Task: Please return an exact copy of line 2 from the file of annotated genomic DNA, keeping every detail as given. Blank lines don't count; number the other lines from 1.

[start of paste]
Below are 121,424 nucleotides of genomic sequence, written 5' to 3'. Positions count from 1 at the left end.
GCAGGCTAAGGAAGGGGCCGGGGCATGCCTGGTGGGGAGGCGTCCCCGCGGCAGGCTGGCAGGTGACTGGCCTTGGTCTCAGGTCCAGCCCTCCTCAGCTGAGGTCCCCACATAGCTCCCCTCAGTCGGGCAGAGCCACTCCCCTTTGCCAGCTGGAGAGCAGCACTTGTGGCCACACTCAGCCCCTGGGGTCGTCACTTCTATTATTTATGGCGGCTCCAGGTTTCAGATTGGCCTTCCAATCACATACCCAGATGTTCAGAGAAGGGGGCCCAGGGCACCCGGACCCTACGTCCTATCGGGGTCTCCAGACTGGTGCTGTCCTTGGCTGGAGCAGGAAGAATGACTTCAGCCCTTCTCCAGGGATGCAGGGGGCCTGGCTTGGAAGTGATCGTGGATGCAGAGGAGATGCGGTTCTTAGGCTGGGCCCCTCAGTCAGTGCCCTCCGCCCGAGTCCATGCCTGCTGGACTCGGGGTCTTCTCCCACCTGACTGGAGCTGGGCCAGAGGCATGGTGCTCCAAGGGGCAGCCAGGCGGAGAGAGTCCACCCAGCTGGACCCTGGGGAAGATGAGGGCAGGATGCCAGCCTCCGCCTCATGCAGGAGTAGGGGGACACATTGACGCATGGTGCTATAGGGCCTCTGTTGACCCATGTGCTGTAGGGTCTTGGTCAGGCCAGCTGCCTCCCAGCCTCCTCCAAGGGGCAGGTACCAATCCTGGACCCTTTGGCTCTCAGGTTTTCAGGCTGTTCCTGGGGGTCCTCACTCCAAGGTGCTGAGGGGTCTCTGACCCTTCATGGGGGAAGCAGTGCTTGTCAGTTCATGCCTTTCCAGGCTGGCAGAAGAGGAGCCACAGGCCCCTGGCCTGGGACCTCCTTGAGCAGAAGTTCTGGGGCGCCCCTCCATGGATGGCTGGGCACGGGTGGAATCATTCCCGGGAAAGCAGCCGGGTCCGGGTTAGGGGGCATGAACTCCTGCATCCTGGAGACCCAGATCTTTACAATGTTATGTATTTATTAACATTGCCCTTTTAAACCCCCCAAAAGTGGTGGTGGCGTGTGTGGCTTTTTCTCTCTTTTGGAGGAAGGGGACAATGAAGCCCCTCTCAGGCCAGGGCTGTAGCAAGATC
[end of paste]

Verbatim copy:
GCAGGCTAAGGAAGGGGCCGGGGCATGCCTGGTGGGGAGGCGTCCCCGCGGCAGGCTGGCAGGTGACTGGCCTTGGTCTCAGGTCCAGCCCTCCTCAGCTGAGGTCCCCACATAGCTCCCCTCAGTCGGGCAGAGCCACTCCCCTTTGCCAGCTGGAGAGCAGCACTTGTGGCCACACTCAGCCCCTGGGGTCGTCACTTCTATTATTTATGGCGGCTCCAGGTTTCAGATTGGCCTTCCAATCACATACCCAGATGTTCAGAGAAGGGGGCCCAGGGCACCCGGACCCTACGTCCTATCGGGGTCTCCAGACTGGTGCTGTCCTTGGCTGGAGCAGGAAGAATGACTTCAGCCCTTCTCCAGGGATGCAGGGGGCCTGGCTTGGAAGTGATCGTGGATGCAGAGGAGATGCGGTTCTTAGGCTGGGCCCCTCAGTCAGTGCCCTCCGCCCGAGTCCATGCCTGCTGGACTCGGGGTCTTCTCCCACCTGACTGGAGCTGGGCCAGAGGCATGGTGCTCCAAGGGGCAGCCAGGCGGAGAGAGTCCACCCAGCTGGACCCTGGGGAAGATGAGGGCAGGATGCCAGCCTCCGCCTCATGCAGGAGTAGGGGGACACATTGACGCATGGTGCTATAGGGCCTCTGTTGACCCATGTGCTGTAGGGTCTTGGTCAGGCCAGCTGCCTCCCAGCCTCCTCCAAGGGGCAGGTACCAATCCTGGACCCTTTGGCTCTCAGGTTTTCAGGCTGTTCCTGGGGGTCCTCACTCCAAGGTGCTGAGGGGTCTCTGACCCTTCATGGGGGAAGCAGTGCTTGTCAGTTCATGCCTTTCCAGGCTGGCAGAAGAGGAGCCACAGGCCCCTGGCCTGGGACCTCCTTGAGCAGAAGTTCTGGGGCGCCCCTCCATGGATGGCTGGGCACGGGTGGAATCATTCCCGGGAAAGCAGCCGGGTCCGGGTTAGGGGGCATGAACTCCTGCATCCTGGAGACCCAGATCTTTACAATGTTATGTATTTATTAACATTGCCCTTTTAAACCCCCCAAAAGTGGTGGTGGCGTGTGTGGCTTTTTCTCTCTTTTGGAGGAAGGGGACAATGAAGCCCCTCTCAGGCCAGGGCTGTAGCAAGATC